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Cycle Route Villoresi

No. of cycle route 40



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Elevation profile Cycle Route Villoresi

Added on 15 Oct 2013,

on 15 Oct 2013

Cycle route metrics

Total distance in km


Cumulative elevation gain in m


Avg. slope uphill in %


Cumulative elevation loss in m


GPS track data

Information about rights to the gps-track data

Rights owner

Openstreetmap and Contributors + biroto-Redaktion (

Rights characteristic / license

Contains information from OpenStreetMap, which is made available here under the Open Database License(ODbL)

Link to the description of the license

GPX file taken from

GPX file uploaded

by biroto-Redaktion on 15 Oct 2013

Track points in total


Track points per km (avg)



Start location

Nosate, Lombardia, IT (187 m NHN)

End location

Cassano d'Adda, Lombardia, IT (148 m NHN)

Beds4Cyclists, worth visiting and infrastructure

Name and address

Latitude / Longitude


Type of accommodation

Route km
Dist. to route
Elevation AMSL

Rating for cyclists


51 km
0,9 km
167 m

IT-20900 Monza


Heritage building(s)

La facciata del Duomo di Monza
Arengario in Monza
Monza, Villa Reale

Monza (Lombard: Mùnscia; Latin: Modoetia) is a city and comune on the River Lambro, a tributary of the Po in the Lombardy region of Italy, about 15 kilometres (9 miles) north-northeast of Milan. It is the capital of the Province of Monza and Brianza. Monza is best known for its Grand Prix motor racing circuit, the Autodromo Nazionale Monza, which hosts the Formula One Italian Grand Prix.

Main sights

In the course of its history Monza withstood thirty-two sieges, but the Porta d'Agrate is all that remains of its original walls and fortifications. Nearby is the nunnery in which the Nun of Monza was enclosed in Manzoni's I Promessi Sposi.

Monza is known for its Romanesque-Gothic Cethedral of Saint John (Duomo). There Theodelinda's centrally-planned Greek-cross oraculum ("chapel of prayer") from c. 595 (its foundations remaining under the crossing of nave and transept) was enlarged at the close of the 13th century by enclosing the former atrium within the building. The black and-white marble arcaded façade was erected in the mid-14th century by Matteo da Campione. The campanile was erected in 1606 to designs by Pellegrino Tibaldi. In the frescoed Chapel of Theodelinda is the Iron Crown of Lombardy, supposed to contain one of the nails used at the Crucifixion. The treasury also contains the crown, fan and gold comb of Theodelinda, and, as well as Gothic crosses and reliquaries, a golden hen and seven chickens, representing Lombardy and her seven provinces. Though the interior has suffered changes, there is a fine relief by Matteo da Campione representing a royal Lombard coronation, and some 15th century frescoes with scenes from the life of Theodelinda.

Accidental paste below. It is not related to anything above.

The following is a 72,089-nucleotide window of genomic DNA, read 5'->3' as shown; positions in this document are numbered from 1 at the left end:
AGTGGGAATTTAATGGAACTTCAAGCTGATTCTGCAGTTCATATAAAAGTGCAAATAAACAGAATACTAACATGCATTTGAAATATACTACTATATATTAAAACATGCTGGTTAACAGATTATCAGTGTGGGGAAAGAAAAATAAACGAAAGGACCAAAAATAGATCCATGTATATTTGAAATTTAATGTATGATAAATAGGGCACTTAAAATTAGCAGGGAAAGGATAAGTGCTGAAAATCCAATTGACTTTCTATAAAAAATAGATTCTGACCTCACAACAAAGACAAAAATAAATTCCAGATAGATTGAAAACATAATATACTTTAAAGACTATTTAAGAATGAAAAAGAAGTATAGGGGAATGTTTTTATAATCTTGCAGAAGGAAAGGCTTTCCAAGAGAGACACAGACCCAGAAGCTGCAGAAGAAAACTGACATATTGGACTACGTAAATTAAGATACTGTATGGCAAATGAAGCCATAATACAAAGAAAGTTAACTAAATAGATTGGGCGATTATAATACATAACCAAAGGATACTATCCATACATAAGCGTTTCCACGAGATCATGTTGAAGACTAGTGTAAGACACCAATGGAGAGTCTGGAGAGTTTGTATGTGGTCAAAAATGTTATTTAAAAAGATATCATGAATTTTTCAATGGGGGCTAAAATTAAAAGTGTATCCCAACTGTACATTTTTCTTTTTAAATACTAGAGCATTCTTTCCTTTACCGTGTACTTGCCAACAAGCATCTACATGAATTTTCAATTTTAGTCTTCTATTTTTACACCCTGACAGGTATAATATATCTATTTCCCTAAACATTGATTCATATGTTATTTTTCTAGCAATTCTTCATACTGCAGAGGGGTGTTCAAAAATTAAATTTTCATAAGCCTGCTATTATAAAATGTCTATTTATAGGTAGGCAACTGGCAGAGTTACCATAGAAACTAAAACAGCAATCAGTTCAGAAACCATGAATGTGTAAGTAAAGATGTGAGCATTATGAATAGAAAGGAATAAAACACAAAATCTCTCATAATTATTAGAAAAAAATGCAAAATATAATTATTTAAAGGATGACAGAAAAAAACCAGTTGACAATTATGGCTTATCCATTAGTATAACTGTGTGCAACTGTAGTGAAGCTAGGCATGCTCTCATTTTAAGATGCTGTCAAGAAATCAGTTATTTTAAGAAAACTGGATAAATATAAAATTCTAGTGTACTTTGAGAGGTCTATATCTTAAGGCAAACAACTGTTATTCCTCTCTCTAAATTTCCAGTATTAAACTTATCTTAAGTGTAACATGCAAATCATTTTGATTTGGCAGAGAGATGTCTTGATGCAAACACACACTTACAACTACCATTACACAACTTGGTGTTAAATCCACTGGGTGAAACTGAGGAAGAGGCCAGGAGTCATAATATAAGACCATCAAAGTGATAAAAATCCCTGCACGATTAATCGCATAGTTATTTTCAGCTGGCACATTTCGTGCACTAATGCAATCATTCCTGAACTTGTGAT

The historical centre also include:

  • the church of Santa Maria in Strada, with a rich terra-cotta façade of 1393
  • the Broletto or Arengario, the 14th-century palace of the civic commune, raised on an arcade of pointed arches, with a tall square machiolated tower terminating in a sharp central cone.
  • the church of San Pietro Martire
  • the memorial Cappella Espiatoria, built in 1900 in memory of the assassinated King Umberto I of Italy
  • Church of Santa Maria delle Grazie (15th century)
  • Oratory of St. Gregory (17th century)
  • church of Santa Maria al Carrobiolo (16th century)
  • Monza Park and the gardens of the Royal Palace are among the largest in Europe to be enclosed by walls. The park has an area of approximately 685 hectars (1693 acres) and is located in the northern part of the city, between the towns of Lesmo, Villasanta, Vedano al Lambro and Biassono.
  • The Royal Villa, built during the period of Austrian rule in the Duchy of Milan.

Other villas includes the Mirabello, Mirabellino, Durini, Crivelli Mesmer, Prata, Archinto Pennati, Calloni and Villa Carminati-Ferrario.

Information about copyright

Rights characteristic / license

by-sa: CREATIVE COMMONS Attribution-ShareAlike

Link to the description of the license

Input taken over from:

Wikipedia contributors, 'Monza', Wikipedia, The Free Encyclopedia, 20 October 2014, 12:24 UTC, <> [accessed 30 October 2014]

taken over / edited on

30 Oct 2014

taken over / edited by



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